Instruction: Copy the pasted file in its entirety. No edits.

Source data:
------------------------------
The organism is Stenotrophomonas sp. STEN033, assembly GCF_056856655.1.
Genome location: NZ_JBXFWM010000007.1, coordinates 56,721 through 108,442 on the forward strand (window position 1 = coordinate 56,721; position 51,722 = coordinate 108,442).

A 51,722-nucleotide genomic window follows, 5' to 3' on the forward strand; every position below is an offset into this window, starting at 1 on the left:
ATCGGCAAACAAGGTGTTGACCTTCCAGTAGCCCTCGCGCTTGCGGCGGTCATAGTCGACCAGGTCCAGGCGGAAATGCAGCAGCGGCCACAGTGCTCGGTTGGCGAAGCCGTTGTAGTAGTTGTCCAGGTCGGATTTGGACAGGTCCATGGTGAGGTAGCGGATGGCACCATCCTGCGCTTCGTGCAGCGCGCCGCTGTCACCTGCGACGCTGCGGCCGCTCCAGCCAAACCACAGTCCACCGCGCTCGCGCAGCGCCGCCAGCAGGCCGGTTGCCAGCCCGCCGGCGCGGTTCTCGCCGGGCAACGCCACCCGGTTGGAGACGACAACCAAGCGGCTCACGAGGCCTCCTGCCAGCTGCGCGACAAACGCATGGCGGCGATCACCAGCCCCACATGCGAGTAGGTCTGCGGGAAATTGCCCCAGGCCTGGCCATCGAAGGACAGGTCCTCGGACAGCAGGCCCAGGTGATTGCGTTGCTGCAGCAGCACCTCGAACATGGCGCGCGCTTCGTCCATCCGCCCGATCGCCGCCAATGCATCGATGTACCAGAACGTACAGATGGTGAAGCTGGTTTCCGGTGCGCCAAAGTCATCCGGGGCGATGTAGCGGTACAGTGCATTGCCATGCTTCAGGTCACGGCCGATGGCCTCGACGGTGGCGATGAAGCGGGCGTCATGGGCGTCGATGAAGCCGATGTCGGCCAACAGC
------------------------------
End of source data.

The organism is Stenotrophomonas sp. STEN033, assembly GCF_056856655.1.
Genome location: NZ_JBXFWM010000007.1, coordinates 56,721 through 108,442 on the forward strand (window position 1 = coordinate 56,721; position 51,722 = coordinate 108,442).

A 51,722-nucleotide genomic window follows, 5' to 3' on the forward strand; every position below is an offset into this window, starting at 1 on the left:
ATCGGCAAACAAGGTGTTGACCTTCCAGTAGCCCTCGCGCTTGCGGCGGTCATAGTCGACCAGGTCCAGGCGGAAATGCAGCAGCGGCCACAGTGCTCGGTTGGCGAAGCCGTTGTAGTAGTTGTCCAGGTCGGATTTGGACAGGTCCATGGTGAGGTAGCGGATGGCACCATCCTGCGCTTCGTGCAGCGCGCCGCTGTCACCTGCGACGCTGCGGCCGCTCCAGCCAAACCACAGTCCACCGCGCTCGCGCAGCGCCGCCAGCAGGCCGGTTGCCAGCCCGCCGGCGCGGTTCTCGCCGGGCAACGCCACCCGGTTGGAGACGACAACCAAGCGGCTCACGAGGCCTCCTGCCAGCTGCGCGACAAACGCATGGCGGCGATCACCAGCCCCACATGCGAGTAGGTCTGCGGGAAATTGCCCCAGGCCTGGCCATCGAAGGACAGGTCCTCGGACAGCAGGCCCAGGTGATTGCGTTGCTGCAGCAGCACCTCGAACATGGCGCGCGCTTCGTCCATCCGCCCGATCGCCGCCAATGCATCGATGTACCAGAACGTACAGATGGTGAAGCTGGTTTCCGGTGCGCCAAAGTCATCCGGGGCGATGTAGCGGTACAGTGCATTGCCATGCTTCAGGTCACGGCCGATGGCCTCGACGGTGGCGATGAAGCGGGCGTCATGGGCGTCGATGAAGCCGATGTCGGCCAACAGC